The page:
Investment decisions of any firm and in the economy as a whole depend on a variety of factors. Investment involves understanding the effects of lags, future expectations and even the risk associated with investments. Generally, theories of investments deal with only some of these factors in an attempt to understand investment decisions. Incorporating the role of risk, market situation and future expectations can prove difficult. However, Tobin’s q theory attempts to take these factors into account.
Tobin introduced q-ratio including average-q and marginal-q in order to explain investment decisions. These ratios are applicable to the economy as a whole as well as individual firms’ investment decisions.
Tobin came forward with a measure known as average-q. It can be estimated as a ratio of total market valuation to the total cost of capital. In the case of a firm, market value will be the total valuation of a firm in the stock market. The total cost of capital will be the value of capital owned by the firm. For the economy as a whole, the total market valuation will be the market value of all the firms in the economy. The total value of capital owned will be the cost of capital. Therefore, the average q can be estimated as:
Marginal q can be estimated as the ratio of change in total valuation to change in total capital stock. It can also be defined as the increase in market valuation due to an increase in the total cost of capital with a rise in capital stock. Equilibrium is achieved when this marginal-q is equal to one.
Case 1: Q > 1
The investment will increase in the economy or a firm will increase its investment when marginal q is greater than one (q>1). It means that cost of acquiring capital (PKK) is lower than the market valuation (TV) of the firm or firms. Additional units of capital and investment will lead to a higher increase in total valuation than the increase in replacement costs. That is, the investment pays more than its cost. In such a situation, firms will be induced to invest more.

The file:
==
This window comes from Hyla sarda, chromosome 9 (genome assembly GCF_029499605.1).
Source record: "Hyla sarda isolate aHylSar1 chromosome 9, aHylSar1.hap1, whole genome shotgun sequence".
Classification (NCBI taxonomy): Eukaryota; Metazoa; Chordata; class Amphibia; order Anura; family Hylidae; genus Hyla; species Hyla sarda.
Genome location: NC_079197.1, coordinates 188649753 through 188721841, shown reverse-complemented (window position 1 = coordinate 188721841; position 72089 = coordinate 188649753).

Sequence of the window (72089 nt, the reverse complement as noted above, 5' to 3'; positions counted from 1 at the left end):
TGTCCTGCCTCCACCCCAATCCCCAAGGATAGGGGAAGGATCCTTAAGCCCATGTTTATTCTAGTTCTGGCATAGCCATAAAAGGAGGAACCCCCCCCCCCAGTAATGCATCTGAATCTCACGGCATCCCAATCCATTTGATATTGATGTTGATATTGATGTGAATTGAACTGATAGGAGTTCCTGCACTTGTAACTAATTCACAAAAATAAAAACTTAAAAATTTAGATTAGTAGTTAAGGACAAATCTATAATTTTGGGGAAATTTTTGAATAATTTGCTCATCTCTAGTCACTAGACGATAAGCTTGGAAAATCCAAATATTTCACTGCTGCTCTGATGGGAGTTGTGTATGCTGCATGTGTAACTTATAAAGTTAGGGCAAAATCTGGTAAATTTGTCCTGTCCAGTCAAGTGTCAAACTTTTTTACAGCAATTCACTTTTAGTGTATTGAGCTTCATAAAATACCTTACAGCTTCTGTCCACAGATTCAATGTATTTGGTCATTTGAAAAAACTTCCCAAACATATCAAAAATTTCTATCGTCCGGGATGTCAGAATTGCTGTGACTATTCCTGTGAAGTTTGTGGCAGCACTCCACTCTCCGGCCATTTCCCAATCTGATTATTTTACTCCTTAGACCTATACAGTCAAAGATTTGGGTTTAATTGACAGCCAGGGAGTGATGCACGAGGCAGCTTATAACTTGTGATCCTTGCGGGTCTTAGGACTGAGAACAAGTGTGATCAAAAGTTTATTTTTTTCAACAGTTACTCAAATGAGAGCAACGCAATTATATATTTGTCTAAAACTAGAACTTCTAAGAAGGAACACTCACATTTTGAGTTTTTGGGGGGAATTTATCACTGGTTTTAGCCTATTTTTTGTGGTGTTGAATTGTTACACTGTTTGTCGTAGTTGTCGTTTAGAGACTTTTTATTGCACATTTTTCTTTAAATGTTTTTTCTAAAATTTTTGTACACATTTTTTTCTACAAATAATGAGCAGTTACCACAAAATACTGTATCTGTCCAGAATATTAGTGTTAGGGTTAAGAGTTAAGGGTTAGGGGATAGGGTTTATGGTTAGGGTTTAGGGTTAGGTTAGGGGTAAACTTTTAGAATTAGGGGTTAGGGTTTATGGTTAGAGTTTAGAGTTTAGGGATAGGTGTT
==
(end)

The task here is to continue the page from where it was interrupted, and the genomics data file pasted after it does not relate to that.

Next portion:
In the diagram, new investment will start to occur when the value of q rises above q1 because it will increase the demand for capital by shifting D1 to D2.
Case 2: Q < 1
In this case, the cost of capital is higher than the total market valuation. Firms will reduce their capital stock through disinvestment or they will let depreciation run its course to reduce capital. Also, firms operating with q less than one will be bought by other firms because it is cheaper to buy such firms at a reduced valuation than to buy the same capital which has a higher replacement cost (PKK).
Q value greater than one leads to a shift in demand for capital from D1 to D2. With this shift, the desired capital stock increases from K1 to K2 because of the shift in demand. However, capital stock cannot be increased in the short run. As a result, the price of capital will rise from P1 to P2 with capital stock constant at K1 in the short run. The increase in investment is shown by the movement from I1 to I2.
Capital will increase over a number of time periods to reach the desired capital stock.
advantages and criticism
- If a firm knows the replacement cost of capital, the average q can be directly calculated by observing the stock market value of the firm. This makes it easily applicable.
- The observed market value of firms automatically accounts for future expectations, expected returns and risks involved.
- Similarly, market value also allows for lags and adjustment costs in investment.
The market automatically adjusts for these factors and there is no need to make assumptions about future expectations or risks.
- Estimating replacement costs can prove to be problematic to calculate average and marginal q. This is because information about the total cost of capital of a firm is not easily available.
- The relation between average and marginal q can be very complex. The assumption of constant returns to scale is unrealistic in this case and both of these measures can be very different and even move in opposite directions.
- The value of q cannot be accurately predicted because stock markets are inefficient. The market valuations may not be accurate and can move erratically.